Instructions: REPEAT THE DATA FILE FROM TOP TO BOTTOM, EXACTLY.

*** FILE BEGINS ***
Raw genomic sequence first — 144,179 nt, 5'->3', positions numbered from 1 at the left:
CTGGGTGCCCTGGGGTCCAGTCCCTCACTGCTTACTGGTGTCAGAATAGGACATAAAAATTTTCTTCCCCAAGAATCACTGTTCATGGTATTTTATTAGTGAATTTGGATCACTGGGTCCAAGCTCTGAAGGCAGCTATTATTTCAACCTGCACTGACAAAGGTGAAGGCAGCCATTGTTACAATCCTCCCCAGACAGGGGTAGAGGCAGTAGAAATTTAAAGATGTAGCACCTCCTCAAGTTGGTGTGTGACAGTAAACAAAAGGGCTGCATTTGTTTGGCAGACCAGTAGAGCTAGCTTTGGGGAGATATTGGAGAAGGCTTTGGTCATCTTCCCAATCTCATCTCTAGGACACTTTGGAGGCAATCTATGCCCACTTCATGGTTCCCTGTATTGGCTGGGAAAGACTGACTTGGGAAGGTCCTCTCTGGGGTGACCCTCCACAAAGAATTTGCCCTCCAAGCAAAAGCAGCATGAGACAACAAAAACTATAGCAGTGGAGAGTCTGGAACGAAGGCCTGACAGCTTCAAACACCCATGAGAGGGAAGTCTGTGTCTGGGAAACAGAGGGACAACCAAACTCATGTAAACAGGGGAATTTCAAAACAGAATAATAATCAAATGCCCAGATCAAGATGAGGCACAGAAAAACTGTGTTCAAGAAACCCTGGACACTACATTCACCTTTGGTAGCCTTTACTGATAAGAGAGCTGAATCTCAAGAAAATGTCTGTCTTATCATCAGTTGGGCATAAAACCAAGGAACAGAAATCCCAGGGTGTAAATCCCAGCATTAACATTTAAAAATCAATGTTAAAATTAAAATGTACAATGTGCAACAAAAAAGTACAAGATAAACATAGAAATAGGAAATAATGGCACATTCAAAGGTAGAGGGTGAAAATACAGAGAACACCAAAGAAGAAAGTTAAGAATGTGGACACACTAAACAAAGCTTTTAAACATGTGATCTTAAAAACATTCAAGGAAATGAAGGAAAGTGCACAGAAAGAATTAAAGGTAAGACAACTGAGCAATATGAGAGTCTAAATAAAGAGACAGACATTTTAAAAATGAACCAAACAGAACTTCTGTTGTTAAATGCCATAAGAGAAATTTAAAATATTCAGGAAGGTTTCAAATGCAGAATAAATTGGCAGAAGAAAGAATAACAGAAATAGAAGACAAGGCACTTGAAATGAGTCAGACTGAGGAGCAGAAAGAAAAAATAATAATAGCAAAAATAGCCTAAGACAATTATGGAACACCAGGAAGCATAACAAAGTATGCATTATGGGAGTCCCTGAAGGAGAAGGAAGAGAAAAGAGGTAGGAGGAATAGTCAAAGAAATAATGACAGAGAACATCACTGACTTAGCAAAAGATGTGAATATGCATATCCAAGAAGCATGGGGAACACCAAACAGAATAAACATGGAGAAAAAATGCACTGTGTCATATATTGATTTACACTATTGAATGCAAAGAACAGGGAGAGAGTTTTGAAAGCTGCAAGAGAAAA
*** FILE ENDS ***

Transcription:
Raw genomic sequence first — 144,179 nt, 5'->3', positions numbered from 1 at the left:
CTGGGTGCCCTGGGGTCCAGTCCCTCACTGCTTACTGGTGTCAGAATAGGACATAAAAATTTTCTTCCCCAAGAATCACTGTTCATGGTATTTTATTAGTGAATTTGGATCACTGGGTCCAAGCTCTGAAGGCAGCTATTATTTCAACCTGCACTGACAAAGGTGAAGGCAGCCATTGTTACAATCCTCCCCAGACAGGGGTAGAGGCAGTAGAAATTTAAAGATGTAGCACCTCCTCAAGTTGGTGTGTGACAGTAAACAAAAGGGCTGCATTTGTTTGGCAGACCAGTAGAGCTAGCTTTGGGGAGATATTGGAGAAGGCTTTGGTCATCTTCCCAATCTCATCTCTAGGACACTTTGGAGGCAATCTATGCCCACTTCATGGTTCCCTGTATTGGCTGGGAAAGACTGACTTGGGAAGGTCCTCTCTGGGGTGACCCTCCACAAAGAATTTGCCCTCCAAGCAAAAGCAGCATGAGACAACAAAAACTATAGCAGTGGAGAGTCTGGAACGAAGGCCTGACAGCTTCAAACACCCATGAGAGGGAAGTCTGTGTCTGGGAAACAGAGGGACAACCAAACTCATGTAAACAGGGGAATTTCAAAACAGAATAATAATCAAATGCCCAGATCAAGATGAGGCACAGAAAAACTGTGTTCAAGAAACCCTGGACACTACATTCACCTTTGGTAGCCTTTACTGATAAGAGAGCTGAATCTCAAGAAAATGTCTGTCTTATCATCAGTTGGGCATAAAACCAAGGAACAGAAATCCCAGGGTGTAAATCCCAGCATTAACATTTAAAAATCAATGTTAAAATTAAAATGTACAATGTGCAACAAAAAAGTACAAGATAAACATAGAAATAGGAAATAATGGCACATTCAAAGGTAGAGGGTGAAAATACAGAGAACACCAAAGAAGAAAGTTAAGAATGTGGACACACTAAACAAAGCTTTTAAACATGTGATCTTAAAAACATTCAAGGAAATGAAGGAAAGTGCACAGAAAGAATTAAAGGTAAGACAACTGAGCAATATGAGAGTCTAAATAAAGAGACAGACATTTTAAAAATGAACCAAACAGAACTTCTGTTGTTAAATGCCATAAGAGAAATTTAAAATATTCAGGAAGGTTTCAAATGCAGAATAAATTGGCAGAAGAAAGAATAACAGAAATAGAAGACAAGGCACTTGAAATGAGTCAGACTGAGGAGCAGAAAGAAAAAATAATAATAGCAAAAATAGCCTAAGACAATTATGGAACACCAGGAAGCATAACAAAGTATGCATTATGGGAGTCCCTGAAGGAGAAGGAAGAGAAAAGAGGTAGGAGGAATAGTCAAAGAAATAATGACAGAGAACATCACTGACTTAGCAAAAGATGTGAATATGCATATCCAAGAAGCATGGGGAACACCAAACAGAATAAACATGGAGAAAAAATGCACTGTGTCATATATTGATTTACACTATTGAATGCAAAGAACAGGGAGAGAGTTTTGAAAGCTGCAAGAGAAAA